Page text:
Don’t relive diseases

By Joe Rector

It’s possible that I’ve covered some area of this subject before, but evidently, some readers in the USA didn’t see the column. So, I am duty-bound to restate my take on this subject. Some might agree with me while others might find my reasoning faulty and unconstitutional. At any rate, here goes.

First off, I’ll remind everyone about the definition of freedom. The word means “the absence of coercion or constraint in choice or action.” For us who aren’t as refined, freedom is the ability to do as we please. The thing about my freedom is that it ends where another person’s begins.

With that out of the way, I can now talk about vaccinations. Covid shots are where I could begin, but that topic has been hammered for too long. Instead, I’m bringing up vaccinations from long ago. We older people remember them, and a few others might vaguely recall those protective inoculations.

The worst of the bunch was the immunization for smallpox. That one begins with a bunch of needle sticks and ends with a scar on the upper arm that resembles a crater on the moon. A person’s approximate age can be determined based on the appearance of the upper left arm.

The next worse was the series of polio vaccines. The first two were given via syringe with a needle that looked a foot long. The last one was given in a lump of sugar.  Children and adults alike were more afraid of the disease than the shots.

My generation didn’t have vaccines for measles, mumps, and chickenpox. Children caught those illnesses and were ill for days. Measles covered our bodies with bright red rashes; chickenpox blistered our entire bodies and sent us to soothing baths that temporarily stopped the itching. The mumps came with swollen glands and sore throats. Swallowing was almost impossible. Most of our days were spent in beds with fevers and completely lousy feelings.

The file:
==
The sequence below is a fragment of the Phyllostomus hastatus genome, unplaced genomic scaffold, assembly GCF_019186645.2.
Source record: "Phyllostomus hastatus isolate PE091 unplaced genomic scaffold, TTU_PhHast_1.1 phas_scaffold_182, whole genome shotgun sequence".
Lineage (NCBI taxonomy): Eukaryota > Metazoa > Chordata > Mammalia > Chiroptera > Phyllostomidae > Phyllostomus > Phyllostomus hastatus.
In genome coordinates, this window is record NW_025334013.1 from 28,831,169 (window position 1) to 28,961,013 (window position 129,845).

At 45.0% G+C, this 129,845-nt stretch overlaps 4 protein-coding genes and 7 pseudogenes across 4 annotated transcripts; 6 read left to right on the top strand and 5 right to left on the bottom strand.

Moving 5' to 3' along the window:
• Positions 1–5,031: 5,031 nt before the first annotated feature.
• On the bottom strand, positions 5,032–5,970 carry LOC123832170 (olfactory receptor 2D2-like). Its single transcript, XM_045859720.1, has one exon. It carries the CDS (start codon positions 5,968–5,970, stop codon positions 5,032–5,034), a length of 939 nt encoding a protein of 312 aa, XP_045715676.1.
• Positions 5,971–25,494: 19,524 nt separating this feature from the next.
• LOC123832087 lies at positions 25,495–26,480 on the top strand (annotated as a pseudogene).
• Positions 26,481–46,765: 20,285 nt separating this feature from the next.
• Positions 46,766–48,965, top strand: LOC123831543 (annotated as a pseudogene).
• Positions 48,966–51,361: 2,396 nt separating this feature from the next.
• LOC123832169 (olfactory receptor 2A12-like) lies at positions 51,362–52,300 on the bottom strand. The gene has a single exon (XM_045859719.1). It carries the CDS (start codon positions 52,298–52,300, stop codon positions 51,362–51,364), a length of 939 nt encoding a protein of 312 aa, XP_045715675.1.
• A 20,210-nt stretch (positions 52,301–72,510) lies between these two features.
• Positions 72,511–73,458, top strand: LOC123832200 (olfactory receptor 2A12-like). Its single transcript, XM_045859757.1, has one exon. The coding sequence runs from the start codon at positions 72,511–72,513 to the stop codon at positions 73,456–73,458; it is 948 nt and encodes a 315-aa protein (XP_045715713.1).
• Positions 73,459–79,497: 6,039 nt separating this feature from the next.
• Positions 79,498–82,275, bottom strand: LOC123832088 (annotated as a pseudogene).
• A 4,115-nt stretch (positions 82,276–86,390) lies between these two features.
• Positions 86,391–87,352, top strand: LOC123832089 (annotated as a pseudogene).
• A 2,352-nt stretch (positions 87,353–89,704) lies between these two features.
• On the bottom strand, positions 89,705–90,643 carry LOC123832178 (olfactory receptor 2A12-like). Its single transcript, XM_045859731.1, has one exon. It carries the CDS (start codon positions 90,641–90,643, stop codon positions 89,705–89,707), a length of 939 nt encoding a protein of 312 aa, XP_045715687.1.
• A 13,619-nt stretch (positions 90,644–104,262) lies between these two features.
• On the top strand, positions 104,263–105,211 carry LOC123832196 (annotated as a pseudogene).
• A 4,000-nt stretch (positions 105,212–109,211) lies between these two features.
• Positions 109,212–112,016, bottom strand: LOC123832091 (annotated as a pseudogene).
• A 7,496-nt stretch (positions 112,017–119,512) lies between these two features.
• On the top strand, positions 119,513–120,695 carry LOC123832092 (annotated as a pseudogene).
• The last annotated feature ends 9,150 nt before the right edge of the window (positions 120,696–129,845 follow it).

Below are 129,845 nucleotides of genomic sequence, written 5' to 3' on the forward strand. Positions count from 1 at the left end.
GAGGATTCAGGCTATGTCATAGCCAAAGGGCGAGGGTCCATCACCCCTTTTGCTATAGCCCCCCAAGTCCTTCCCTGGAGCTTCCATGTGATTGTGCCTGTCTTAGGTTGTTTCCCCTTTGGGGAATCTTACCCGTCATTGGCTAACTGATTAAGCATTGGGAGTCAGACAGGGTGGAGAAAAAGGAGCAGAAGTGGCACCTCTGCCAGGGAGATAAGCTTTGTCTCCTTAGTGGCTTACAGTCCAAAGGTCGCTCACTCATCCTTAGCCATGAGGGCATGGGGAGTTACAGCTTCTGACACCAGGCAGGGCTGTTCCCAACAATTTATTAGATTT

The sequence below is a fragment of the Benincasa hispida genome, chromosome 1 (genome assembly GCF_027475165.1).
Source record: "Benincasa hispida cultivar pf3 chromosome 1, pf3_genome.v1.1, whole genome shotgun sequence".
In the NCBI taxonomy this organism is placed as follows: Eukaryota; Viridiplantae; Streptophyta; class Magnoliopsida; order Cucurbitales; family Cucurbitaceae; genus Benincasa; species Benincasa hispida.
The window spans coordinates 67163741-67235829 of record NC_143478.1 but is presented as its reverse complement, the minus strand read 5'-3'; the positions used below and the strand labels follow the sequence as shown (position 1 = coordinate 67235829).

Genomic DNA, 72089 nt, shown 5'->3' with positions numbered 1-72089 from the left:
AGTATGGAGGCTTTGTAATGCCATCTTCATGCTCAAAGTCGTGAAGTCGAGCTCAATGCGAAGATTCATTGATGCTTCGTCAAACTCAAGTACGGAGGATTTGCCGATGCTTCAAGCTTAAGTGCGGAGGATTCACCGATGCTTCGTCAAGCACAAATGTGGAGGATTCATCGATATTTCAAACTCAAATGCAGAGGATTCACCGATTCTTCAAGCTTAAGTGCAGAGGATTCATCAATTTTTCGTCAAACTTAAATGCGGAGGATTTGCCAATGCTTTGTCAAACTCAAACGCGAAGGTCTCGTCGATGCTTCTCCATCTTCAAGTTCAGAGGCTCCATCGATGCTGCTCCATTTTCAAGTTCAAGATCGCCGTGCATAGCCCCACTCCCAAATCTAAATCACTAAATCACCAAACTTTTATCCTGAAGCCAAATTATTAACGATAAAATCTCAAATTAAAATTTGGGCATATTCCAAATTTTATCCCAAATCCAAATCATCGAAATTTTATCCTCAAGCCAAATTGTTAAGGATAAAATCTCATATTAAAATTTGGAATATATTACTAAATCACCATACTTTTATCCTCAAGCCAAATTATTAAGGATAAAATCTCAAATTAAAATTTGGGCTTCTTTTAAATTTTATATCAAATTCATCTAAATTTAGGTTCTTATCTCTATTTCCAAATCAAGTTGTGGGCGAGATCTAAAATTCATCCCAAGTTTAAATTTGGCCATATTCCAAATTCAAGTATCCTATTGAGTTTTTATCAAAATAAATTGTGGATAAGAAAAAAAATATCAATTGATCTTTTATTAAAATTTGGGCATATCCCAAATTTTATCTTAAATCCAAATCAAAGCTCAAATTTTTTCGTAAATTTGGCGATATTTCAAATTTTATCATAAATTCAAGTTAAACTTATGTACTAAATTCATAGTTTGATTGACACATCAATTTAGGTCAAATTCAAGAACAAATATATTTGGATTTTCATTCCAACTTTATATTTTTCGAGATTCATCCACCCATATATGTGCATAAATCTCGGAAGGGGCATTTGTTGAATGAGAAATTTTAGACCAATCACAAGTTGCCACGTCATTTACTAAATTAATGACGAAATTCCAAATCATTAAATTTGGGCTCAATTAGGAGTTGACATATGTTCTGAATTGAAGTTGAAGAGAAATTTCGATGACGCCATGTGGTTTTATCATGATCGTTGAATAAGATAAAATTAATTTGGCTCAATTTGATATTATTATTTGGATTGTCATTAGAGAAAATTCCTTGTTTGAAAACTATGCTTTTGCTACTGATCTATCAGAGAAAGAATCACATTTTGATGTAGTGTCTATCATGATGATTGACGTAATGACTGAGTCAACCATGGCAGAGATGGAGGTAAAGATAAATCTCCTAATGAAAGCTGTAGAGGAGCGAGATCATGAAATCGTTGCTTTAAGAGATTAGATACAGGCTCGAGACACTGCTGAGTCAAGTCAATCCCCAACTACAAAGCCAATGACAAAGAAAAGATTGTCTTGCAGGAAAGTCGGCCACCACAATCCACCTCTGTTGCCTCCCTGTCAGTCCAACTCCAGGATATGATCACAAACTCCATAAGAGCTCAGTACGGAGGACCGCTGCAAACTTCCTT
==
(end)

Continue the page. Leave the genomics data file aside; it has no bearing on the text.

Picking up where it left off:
Today’s young people are luckier. They only need to receive vaccinations to prevent having any of these diseases. In fact, most of them are wiped out in this country. Wait a minute. Some place in Ohio has 82 cases of measles; outbreaks of chickenpox and even polio are occurring in the country. The culprits for this medical problem are anti-vaccines adults. A whopping 28 percent of adults say that MMR vaccines shouldn’t be required for a child’s ability to attend school, even if that might lead to infecting vast numbers of children.

Here is where the question of freedom comes in. Is it okay for a minority to make choices that have potentially life-threatening consequences for the majority? Before anybody answers that question, he or she should realize that as many as 500 persons died from measles and between 3-4 million were infected each year. At its height, polio cases reached 52,000 with more than 3000 deaths. This disease was nearly wiped out in 1952 through vaccines, but now we hear cases are reappearing because some parents don’t want their children to be immunized.

Common sense should push all parents to have their children protected from dangerous diseases. Present-day demands for individual choice over vaccines are nothing more than selfishness and abuse. Yes, we live in a democracy where freedom is prized; however, a democracy functions under the principle that the majority rules, especially when public health is being attacked.

No political or religious beliefs should be cited as a reason not to immunize children. In the last century, our country and its citizens subscribed to the idea of “in loco parentis” in regard to schools. That meant that during the days, the schools served in place of parents. Requiring immunizations for all students was an action taken by a good, loving parent who is protecting his family.

The time for the minority rule must come to an end, especially when the health of citizens is in the balance. Common sense decisions must once again be at the forefront of our actions in all areas. Anyone who has seen a child in leg braces or an adult held prisoner in an iron lung knows how important vaccinations are. No parent should be allowed to make a foolish and possibly deadly decision against vaccinating a child.